The lock connects to the user’s smartphone and once they have breathed into the sensor, it will display the amount of alcohol detected within an app. Fail the test and it will send a text message to whoever has been nominated in advance. This will then allow the concerned friend to – in the words of the Alcoho-Lock website – “convince them with the power of love.”
The expected price tag for this is around £200.
The creators claim that the Alcoho-Lock is the world’s first breathalyser bike lock. However, in 2010 a group of engineers from Taiwan applied to patent an electric bicycle which featured a handlebar-mounted breathalyser that would prevent the bike from being ridden if the cyclist were over the legal limit.
In the UK, cycling while under the influence of drink or drugs is covered by section 30 (1) of the Road Traffic Act 1988, which says:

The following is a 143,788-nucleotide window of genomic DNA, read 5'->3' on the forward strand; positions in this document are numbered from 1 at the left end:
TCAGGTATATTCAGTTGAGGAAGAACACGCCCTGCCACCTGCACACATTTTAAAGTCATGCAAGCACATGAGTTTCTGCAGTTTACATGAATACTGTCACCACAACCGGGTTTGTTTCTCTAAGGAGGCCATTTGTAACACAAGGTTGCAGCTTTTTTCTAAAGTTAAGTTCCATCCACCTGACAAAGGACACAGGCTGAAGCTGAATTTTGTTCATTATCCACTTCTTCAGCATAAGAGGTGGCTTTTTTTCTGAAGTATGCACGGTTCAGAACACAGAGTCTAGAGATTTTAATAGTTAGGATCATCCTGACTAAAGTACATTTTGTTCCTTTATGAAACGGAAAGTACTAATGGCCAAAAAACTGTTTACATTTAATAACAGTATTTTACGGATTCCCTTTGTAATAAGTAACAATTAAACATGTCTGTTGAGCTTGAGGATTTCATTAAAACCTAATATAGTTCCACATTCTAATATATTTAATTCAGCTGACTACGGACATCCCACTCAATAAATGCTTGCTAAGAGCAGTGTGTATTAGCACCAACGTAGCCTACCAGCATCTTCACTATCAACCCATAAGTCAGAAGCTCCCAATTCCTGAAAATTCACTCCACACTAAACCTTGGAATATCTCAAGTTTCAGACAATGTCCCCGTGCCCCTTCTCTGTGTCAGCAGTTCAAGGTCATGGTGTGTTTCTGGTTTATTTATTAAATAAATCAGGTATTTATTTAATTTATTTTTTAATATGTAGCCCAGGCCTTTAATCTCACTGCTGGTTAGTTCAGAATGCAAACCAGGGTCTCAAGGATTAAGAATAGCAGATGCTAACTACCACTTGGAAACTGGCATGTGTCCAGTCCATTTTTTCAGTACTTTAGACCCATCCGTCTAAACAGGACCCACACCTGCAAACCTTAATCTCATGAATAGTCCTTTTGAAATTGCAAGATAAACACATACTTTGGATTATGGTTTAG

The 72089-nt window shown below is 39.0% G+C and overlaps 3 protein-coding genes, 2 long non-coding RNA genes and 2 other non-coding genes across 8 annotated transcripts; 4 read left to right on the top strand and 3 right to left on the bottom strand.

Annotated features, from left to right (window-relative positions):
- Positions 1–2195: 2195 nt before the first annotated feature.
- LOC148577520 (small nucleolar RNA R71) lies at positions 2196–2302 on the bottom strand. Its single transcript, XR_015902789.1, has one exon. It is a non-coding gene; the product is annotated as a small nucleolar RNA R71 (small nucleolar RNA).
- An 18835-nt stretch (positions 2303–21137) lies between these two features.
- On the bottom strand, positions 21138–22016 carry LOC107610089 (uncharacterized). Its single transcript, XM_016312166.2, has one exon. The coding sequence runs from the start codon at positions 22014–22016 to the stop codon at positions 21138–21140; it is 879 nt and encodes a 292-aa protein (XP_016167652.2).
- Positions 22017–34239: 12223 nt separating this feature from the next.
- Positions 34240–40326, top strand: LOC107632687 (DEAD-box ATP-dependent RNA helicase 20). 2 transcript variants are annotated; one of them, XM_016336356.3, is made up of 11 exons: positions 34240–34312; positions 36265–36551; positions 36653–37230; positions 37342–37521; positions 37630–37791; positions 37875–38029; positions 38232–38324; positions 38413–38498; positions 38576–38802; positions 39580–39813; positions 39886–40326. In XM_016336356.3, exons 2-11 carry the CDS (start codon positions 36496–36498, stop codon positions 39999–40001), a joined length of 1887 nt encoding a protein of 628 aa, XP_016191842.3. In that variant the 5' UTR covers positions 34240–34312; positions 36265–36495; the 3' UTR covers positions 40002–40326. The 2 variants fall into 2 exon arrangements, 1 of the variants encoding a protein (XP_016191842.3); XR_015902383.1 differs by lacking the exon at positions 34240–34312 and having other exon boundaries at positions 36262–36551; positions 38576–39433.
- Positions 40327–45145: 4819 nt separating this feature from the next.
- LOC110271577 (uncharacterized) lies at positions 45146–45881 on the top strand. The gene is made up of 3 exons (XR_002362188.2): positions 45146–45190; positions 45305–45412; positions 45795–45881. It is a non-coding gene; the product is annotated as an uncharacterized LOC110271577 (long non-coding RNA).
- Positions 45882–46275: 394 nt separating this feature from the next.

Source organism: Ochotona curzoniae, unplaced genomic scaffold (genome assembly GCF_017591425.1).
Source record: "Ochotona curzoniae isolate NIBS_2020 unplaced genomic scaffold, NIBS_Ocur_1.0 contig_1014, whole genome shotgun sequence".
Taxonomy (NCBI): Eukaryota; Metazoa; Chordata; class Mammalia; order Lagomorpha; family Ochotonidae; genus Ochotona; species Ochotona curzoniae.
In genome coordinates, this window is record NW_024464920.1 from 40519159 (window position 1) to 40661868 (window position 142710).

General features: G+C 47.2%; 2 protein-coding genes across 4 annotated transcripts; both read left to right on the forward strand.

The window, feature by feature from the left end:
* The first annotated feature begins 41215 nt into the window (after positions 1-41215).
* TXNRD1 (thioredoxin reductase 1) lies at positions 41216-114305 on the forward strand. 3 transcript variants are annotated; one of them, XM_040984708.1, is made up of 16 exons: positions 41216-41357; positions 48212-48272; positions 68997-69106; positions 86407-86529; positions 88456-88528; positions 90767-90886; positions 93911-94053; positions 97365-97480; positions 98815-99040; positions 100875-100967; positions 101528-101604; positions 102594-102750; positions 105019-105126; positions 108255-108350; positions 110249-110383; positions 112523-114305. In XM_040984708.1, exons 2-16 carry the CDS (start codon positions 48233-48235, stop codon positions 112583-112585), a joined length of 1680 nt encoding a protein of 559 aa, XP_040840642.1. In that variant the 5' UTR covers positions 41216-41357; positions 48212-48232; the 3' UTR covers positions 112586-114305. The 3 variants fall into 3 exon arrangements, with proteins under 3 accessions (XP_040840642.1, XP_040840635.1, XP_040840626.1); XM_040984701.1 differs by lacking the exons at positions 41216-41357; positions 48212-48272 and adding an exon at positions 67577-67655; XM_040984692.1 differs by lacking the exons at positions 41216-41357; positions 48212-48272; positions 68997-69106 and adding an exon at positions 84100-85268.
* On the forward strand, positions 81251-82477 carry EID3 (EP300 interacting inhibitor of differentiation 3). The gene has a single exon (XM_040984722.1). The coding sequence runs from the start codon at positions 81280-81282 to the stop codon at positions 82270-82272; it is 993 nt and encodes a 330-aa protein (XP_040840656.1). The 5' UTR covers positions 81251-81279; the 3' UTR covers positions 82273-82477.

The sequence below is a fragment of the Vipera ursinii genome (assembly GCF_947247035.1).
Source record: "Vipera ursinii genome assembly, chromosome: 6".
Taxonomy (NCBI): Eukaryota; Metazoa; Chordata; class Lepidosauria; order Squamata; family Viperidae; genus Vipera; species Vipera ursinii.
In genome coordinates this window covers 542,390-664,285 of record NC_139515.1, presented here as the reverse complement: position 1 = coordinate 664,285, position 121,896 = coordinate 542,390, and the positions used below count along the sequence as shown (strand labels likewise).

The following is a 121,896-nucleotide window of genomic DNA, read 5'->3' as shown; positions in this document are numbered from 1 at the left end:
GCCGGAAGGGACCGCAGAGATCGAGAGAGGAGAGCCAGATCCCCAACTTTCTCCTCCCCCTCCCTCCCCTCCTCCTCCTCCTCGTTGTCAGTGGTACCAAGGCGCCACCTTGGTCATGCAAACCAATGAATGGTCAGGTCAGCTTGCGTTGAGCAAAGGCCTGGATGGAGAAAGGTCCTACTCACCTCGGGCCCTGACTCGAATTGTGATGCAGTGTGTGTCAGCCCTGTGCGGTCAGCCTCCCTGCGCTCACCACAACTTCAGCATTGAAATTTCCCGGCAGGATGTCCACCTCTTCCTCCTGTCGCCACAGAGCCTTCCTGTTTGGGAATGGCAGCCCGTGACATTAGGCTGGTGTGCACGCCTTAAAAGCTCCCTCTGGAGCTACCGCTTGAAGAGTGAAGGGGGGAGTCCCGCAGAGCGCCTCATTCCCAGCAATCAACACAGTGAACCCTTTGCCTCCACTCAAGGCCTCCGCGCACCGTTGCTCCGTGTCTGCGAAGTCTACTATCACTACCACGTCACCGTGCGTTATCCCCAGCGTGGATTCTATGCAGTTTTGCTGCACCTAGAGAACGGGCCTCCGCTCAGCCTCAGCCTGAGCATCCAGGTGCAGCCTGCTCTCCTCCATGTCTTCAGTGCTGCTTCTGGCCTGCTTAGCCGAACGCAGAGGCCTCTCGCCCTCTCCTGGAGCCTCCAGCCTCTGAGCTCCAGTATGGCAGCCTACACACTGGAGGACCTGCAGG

A person who, when riding a cycle on a road or other public place, is unfit to ride through drink or drugs (that is to say, is under the influence of drink or a drug to such an extent as to be incapable of having proper control of the cycle) is guilty of an offence.
However, unlike driving a motor vehicle while under the influence of alcohol, however, there is no set threshold beyond which an offence is committed.
In-car breathalysers have been around for a while and are employed in some countries to prevent convicted drink-drivers from getting behind the wheel. In 2012, the BBC reported the government's former chief drugs adviser David Nutt’s belief that these should be installed in cars as standard.
"You hear about terrible accidents when four or five young people die simultaneously in the one car because the driver's been drunk,” he said. “It could save a lot of lives."